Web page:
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Great Ozzie

Constant Speed Propellers

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Guest addonzealot

I was wondering if someone here could explain to me the proper way to operate an aircraft with a fixed pitch propeller. Do I use a low pith/highspeed at takeoff and a high pitch lower speed during cruise?What about during descent? During my use of certain aircraft in flight simulator I have maintained a low pitch propeller in hopes of ovoiding high manifold pressure and low propeller rpm. Now I strive for little more realism and wish for information on how to correctly operate such aircraft.Onboard the FSD Piper Seneca, my oil temperature stayed high through out the flight. Would leaving the propeller speed high cause this?

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Normal practice is to put the propellor in fine pitch for take-off and landing and in coarse pitch for cruise according the the a/c manual.


Gerry Howard

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From a maintenance perspective... alot of things can result in a high oil temp display but...Did u monitor the temps on the ground/thru-out the climb... and did u use cowl flaps during this time? Was the OAT above standard? Overly aggressive leaning might too but then u should see high CHT's/EGT's. Leaving the props full forward (as long as not past redline) would not be something I would suspect. In the Seminole, for example, the POH recommends using 75% power for climbing... cooling being one of the reasons for doing so. In my POH for Beech 58s/58As, 25 "square" (25 inHg. / 2500rpm) is recommended for normal cruise climb.It's been some times since I have flown a twin but if I remember correctly, mixture and props would go forward on descent and certainly verified when entering the pattern VFR or by the FAF inbound if IFR. Maybe someone else has better advice.Bottom line... check cowl flaps and ALWAYS follow the POH/AFM.Rob O.

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>It's been some times since I have flown a twin but if I>remember correctly, mixture and props would go forward on>descent and certainly verified when entering the pattern VFR>or by the FAF inbound if IFR. Maybe someone else has better>advice.>>Bottom line... check cowl flaps and ALWAYS follow the>POH/AFM.Something of interest, is that POH's might contain the words, full rich for landing or takeoff. While others might say, lean or richer as required.Yet, out here at 4600' msl to start with; we always lean right after engine start, and never go full rich on landing. If a go around was to occur, you'd have less power, than if leaned.However, we'll get pilots from coastal areas, who won't bother to lean for takeoff, because they're use to not bothering till 6000' or so of altitude back at their home flying area.But one thing is for certain. The difference between a leaned engine, and a full rich engine, is very noticeable at this altitude.As to props, it's a decision whether to go towards full forward during the descent for some additional braking effect, or just full forward on final, for the best power in case of a go-around. Items such as shock cooling and the prop forcefully spinning the engine also have to be taken into account.L.Adamson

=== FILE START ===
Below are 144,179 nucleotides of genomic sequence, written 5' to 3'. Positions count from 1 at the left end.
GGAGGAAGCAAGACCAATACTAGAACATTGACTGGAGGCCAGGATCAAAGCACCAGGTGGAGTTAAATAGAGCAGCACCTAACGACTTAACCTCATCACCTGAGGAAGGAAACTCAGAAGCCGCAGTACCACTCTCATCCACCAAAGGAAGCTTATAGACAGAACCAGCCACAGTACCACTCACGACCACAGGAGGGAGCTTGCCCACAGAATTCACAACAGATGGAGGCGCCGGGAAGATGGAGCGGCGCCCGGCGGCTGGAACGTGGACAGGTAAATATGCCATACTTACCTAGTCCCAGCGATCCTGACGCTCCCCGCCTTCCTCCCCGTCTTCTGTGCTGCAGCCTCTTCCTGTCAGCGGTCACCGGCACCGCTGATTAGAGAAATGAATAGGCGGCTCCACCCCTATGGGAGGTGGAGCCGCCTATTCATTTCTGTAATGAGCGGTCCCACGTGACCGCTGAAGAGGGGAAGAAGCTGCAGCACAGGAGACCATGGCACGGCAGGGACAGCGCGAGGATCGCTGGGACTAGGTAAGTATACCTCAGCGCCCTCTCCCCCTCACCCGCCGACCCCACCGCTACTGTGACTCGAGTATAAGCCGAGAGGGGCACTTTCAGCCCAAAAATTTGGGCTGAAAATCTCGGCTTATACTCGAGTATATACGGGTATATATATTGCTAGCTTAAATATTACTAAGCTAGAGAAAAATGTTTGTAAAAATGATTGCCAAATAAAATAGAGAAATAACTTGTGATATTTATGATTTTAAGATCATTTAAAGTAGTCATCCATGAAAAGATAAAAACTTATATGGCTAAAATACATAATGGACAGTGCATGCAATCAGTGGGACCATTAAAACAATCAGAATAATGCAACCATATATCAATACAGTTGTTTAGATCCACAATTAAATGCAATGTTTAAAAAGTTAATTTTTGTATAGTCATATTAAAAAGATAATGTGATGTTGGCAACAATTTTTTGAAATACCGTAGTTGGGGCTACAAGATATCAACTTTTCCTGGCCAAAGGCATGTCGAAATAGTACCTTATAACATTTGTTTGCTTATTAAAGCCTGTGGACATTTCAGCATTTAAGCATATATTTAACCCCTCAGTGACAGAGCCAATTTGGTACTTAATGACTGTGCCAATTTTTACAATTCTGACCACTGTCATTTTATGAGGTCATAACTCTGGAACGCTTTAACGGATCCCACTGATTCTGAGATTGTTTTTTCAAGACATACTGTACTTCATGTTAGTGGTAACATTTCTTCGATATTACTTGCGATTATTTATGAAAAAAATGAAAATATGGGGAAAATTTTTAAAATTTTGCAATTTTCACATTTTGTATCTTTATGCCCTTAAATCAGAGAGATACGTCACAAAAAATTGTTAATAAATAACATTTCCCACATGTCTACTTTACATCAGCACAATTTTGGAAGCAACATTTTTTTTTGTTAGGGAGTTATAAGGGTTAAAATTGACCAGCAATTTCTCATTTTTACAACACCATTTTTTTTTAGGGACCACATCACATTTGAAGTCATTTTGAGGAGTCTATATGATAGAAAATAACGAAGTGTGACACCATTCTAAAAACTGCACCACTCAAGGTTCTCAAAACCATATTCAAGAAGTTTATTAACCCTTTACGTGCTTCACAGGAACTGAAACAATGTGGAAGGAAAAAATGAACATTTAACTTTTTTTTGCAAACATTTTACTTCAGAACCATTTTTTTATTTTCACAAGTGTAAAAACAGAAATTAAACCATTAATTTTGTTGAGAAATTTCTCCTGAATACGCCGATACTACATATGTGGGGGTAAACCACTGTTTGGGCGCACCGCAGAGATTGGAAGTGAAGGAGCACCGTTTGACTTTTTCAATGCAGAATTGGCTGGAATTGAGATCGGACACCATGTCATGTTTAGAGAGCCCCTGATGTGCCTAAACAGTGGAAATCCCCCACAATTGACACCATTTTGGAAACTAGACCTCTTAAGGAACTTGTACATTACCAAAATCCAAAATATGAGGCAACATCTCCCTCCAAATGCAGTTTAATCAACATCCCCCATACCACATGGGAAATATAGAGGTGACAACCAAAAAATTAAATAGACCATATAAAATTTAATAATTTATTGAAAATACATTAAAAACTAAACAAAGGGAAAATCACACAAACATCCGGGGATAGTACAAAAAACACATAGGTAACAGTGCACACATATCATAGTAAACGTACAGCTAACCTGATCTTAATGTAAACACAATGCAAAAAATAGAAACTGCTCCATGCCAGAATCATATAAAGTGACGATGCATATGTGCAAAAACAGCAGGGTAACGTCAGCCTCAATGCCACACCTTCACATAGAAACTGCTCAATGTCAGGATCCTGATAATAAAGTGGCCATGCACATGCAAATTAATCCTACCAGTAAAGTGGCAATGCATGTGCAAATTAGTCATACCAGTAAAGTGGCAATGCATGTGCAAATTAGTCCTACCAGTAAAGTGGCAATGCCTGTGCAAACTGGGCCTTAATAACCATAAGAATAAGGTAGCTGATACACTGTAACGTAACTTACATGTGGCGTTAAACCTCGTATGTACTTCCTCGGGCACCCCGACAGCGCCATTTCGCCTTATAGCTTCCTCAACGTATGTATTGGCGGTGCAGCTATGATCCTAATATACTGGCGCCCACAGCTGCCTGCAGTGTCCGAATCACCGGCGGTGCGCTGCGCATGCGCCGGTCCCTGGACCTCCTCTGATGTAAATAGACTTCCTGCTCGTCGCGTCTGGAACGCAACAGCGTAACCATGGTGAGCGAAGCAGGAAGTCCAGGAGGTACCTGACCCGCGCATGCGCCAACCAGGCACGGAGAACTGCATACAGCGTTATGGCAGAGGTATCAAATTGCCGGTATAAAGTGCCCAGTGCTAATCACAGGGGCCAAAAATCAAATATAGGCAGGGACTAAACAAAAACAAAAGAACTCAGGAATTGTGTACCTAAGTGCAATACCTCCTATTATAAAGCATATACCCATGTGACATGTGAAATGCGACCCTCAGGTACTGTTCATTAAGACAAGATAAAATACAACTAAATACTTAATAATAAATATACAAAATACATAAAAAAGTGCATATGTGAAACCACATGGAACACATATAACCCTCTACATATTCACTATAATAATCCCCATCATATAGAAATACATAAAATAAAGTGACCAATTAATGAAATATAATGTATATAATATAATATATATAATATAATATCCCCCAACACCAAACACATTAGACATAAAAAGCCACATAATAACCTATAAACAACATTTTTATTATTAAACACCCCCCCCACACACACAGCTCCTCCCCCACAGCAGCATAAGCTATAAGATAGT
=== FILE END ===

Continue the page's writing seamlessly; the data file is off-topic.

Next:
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That is a good point about mixture, LAdamson. Actually, I would teach to lean mixture just after start and during taxi at our 900MSL airport (i guess i was paranoid about lead fouling... i remember vividly my frustration of cleaning the lead out of spark plugs). Of course I would lean above a certain altitude during enroute climb, but as per the AFM for the plane I was flying.In cases such as "out west" where the airport's field elevation is higher than the altitude we mid-western's use to go to the practice area... well I hope I drilled into my students' heads that they needed a short "mountain flying" course at the local FBO (well, anywhere they went actually, to get checked out locally to familiarize themselves with the area and local SOPs).My bet is if you check the POH for anything typed (type certificated) today under FAR23 (or even the older CAR3) there is going to be something in there about takeoff from "higher" density altitude airports and climbing enroute with respect to leaning procedures... especially if the manufacturer is still in business (one word in that case... liability). It's sad people don't take the time to know what is really in the manual. Like u said, people come out and have no clue about leaning because the only time they had to was with an instructor (I guess the attitude is, "why mess with it?"). But then again, every year people crash due to fuel exhaustion... what to do?My caution re: Always follow the POH/AFM... I would try to drill into my student

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